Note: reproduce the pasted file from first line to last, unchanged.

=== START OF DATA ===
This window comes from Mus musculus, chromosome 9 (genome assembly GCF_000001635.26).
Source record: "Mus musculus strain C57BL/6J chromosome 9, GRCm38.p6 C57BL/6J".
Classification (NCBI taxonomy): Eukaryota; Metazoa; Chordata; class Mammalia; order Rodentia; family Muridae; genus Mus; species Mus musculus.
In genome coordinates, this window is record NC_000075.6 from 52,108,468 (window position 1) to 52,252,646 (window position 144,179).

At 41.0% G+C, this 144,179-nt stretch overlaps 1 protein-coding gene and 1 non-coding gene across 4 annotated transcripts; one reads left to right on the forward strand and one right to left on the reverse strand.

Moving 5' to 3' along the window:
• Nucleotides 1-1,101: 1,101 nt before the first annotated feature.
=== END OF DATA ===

This window comes from Mus musculus, chromosome 9 (genome assembly GCF_000001635.26).
Source record: "Mus musculus strain C57BL/6J chromosome 9, GRCm38.p6 C57BL/6J".
Classification (NCBI taxonomy): Eukaryota; Metazoa; Chordata; class Mammalia; order Rodentia; family Muridae; genus Mus; species Mus musculus.
In genome coordinates, this window is record NC_000075.6 from 52,108,468 (window position 1) to 52,252,646 (window position 144,179).

At 41.0% G+C, this 144,179-nt stretch overlaps 1 protein-coding gene and 1 non-coding gene across 4 annotated transcripts; one reads left to right on the forward strand and one right to left on the reverse strand.

Moving 5' to 3' along the window:
• Nucleotides 1-1,101: 1,101 nt before the first annotated feature.